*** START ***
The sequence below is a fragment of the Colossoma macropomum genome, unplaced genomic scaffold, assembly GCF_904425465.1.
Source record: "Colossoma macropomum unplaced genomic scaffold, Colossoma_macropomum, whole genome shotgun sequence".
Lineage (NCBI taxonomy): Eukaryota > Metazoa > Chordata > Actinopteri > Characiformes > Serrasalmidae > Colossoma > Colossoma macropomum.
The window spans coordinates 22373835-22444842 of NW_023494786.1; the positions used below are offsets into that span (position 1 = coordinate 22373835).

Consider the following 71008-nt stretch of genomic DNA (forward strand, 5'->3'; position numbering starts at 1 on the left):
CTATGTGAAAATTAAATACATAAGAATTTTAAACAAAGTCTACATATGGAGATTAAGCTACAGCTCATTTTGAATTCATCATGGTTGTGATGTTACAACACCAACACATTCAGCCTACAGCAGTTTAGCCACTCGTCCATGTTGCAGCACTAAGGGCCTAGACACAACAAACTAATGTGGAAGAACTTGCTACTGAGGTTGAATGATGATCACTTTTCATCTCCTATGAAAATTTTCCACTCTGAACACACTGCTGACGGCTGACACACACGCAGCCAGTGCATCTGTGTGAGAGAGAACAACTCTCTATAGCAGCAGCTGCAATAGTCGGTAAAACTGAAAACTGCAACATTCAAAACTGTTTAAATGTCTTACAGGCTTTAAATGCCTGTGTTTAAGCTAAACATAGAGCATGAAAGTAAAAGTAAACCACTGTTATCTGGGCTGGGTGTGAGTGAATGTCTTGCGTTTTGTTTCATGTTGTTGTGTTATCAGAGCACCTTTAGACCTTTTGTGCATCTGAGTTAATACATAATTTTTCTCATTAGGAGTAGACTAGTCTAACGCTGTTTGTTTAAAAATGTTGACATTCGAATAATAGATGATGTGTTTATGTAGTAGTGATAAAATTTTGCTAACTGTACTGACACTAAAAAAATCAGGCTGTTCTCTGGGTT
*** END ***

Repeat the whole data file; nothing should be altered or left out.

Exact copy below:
The sequence below is a fragment of the Colossoma macropomum genome, unplaced genomic scaffold, assembly GCF_904425465.1.
Source record: "Colossoma macropomum unplaced genomic scaffold, Colossoma_macropomum, whole genome shotgun sequence".
Lineage (NCBI taxonomy): Eukaryota > Metazoa > Chordata > Actinopteri > Characiformes > Serrasalmidae > Colossoma > Colossoma macropomum.
The window spans coordinates 22373835-22444842 of NW_023494786.1; the positions used below are offsets into that span (position 1 = coordinate 22373835).

Consider the following 71008-nt stretch of genomic DNA (forward strand, 5'->3'; position numbering starts at 1 on the left):
CTATGTGAAAATTAAATACATAAGAATTTTAAACAAAGTCTACATATGGAGATTAAGCTACAGCTCATTTTGAATTCATCATGGTTGTGATGTTACAACACCAACACATTCAGCCTACAGCAGTTTAGCCACTCGTCCATGTTGCAGCACTAAGGGCCTAGACACAACAAACTAATGTGGAAGAACTTGCTACTGAGGTTGAATGATGATCACTTTTCATCTCCTATGAAAATTTTCCACTCTGAACACACTGCTGACGGCTGACACACACGCAGCCAGTGCATCTGTGTGAGAGAGAACAACTCTCTATAGCAGCAGCTGCAATAGTCGGTAAAACTGAAAACTGCAACATTCAAAACTGTTTAAATGTCTTACAGGCTTTAAATGCCTGTGTTTAAGCTAAACATAGAGCATGAAAGTAAAAGTAAACCACTGTTATCTGGGCTGGGTGTGAGTGAATGTCTTGCGTTTTGTTTCATGTTGTTGTGTTATCAGAGCACCTTTAGACCTTTTGTGCATCTGAGTTAATACATAATTTTTCTCATTAGGAGTAGACTAGTCTAACGCTGTTTGTTTAAAAATGTTGACATTCGAATAATAGATGATGTGTTTATGTAGTAGTGATAAAATTTTGCTAACTGTACTGACACTAAAAAAATCAGGCTGTTCTCTGGGTT